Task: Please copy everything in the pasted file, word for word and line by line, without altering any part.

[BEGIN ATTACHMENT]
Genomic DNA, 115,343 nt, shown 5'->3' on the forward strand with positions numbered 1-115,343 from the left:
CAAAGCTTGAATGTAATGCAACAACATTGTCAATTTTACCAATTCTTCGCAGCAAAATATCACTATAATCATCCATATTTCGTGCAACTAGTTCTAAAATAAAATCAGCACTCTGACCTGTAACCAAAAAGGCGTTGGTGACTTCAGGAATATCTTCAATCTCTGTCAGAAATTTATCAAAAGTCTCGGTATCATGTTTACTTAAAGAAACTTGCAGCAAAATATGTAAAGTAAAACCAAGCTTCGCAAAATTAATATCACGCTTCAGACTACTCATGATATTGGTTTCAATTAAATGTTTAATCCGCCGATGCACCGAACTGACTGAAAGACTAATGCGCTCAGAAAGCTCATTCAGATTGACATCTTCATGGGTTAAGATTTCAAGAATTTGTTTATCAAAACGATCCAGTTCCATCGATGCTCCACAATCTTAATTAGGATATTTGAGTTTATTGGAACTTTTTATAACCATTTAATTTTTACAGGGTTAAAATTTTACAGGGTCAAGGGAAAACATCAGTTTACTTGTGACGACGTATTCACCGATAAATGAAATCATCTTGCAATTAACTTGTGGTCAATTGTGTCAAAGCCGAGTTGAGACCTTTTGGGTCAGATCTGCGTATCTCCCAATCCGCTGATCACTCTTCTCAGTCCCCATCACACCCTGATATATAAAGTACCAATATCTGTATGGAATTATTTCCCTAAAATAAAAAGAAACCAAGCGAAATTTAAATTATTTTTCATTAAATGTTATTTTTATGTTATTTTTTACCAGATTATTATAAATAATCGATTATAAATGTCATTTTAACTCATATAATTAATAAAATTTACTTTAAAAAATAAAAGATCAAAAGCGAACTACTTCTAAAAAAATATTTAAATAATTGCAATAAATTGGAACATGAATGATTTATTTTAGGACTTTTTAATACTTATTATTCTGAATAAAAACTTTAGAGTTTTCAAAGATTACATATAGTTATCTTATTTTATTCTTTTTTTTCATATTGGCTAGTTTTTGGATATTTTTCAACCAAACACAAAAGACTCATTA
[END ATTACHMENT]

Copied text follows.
Genomic DNA, 115,343 nt, shown 5'->3' on the forward strand with positions numbered 1-115,343 from the left:
CAAAGCTTGAATGTAATGCAACAACATTGTCAATTTTACCAATTCTTCGCAGCAAAATATCACTATAATCATCCATATTTCGTGCAACTAGTTCTAAAATAAAATCAGCACTCTGACCTGTAACCAAAAAGGCGTTGGTGACTTCAGGAATATCTTCAATCTCTGTCAGAAATTTATCAAAAGTCTCGGTATCATGTTTACTTAAAGAAACTTGCAGCAAAATATGTAAAGTAAAACCAAGCTTCGCAAAATTAATATCACGCTTCAGACTACTCATGATATTGGTTTCAATTAAATGTTTAATCCGCCGATGCACCGAACTGACTGAAAGACTAATGCGCTCAGAAAGCTCATTCAGATTGACATCTTCATGGGTTAAGATTTCAAGAATTTGTTTATCAAAACGATCCAGTTCCATCGATGCTCCACAATCTTAATTAGGATATTTGAGTTTATTGGAACTTTTTATAACCATTTAATTTTTACAGGGTTAAAATTTTACAGGGTCAAGGGAAAACATCAGTTTACTTGTGACGACGTATTCACCGATAAATGAAATCATCTTGCAATTAACTTGTGGTCAATTGTGTCAAAGCCGAGTTGAGACCTTTTGGGTCAGATCTGCGTATCTCCCAATCCGCTGATCACTCTTCTCAGTCCCCATCACACCCTGATATATAAAGTACCAATATCTGTATGGAATTATTTCCCTAAAATAAAAAGAAACCAAGCGAAATTTAAATTATTTTTCATTAAATGTTATTTTTATGTTATTTTTTACCAGATTATTATAAATAATCGATTATAAATGTCATTTTAACTCATATAATTAATAAAATTTACTTTAAAAAATAAAAGATCAAAAGCGAACTACTTCTAAAAAAATATTTAAATAATTGCAATAAATTGGAACATGAATGATTTATTTTAGGACTTTTTAATACTTATTATTCTGAATAAAAACTTTAGAGTTTTCAAAGATTACATATAGTTATCTTATTTTATTCTTTTTTTTCATATTGGCTAGTTTTTGGATATTTTTCAACCAAACACAAAAGACTCATTA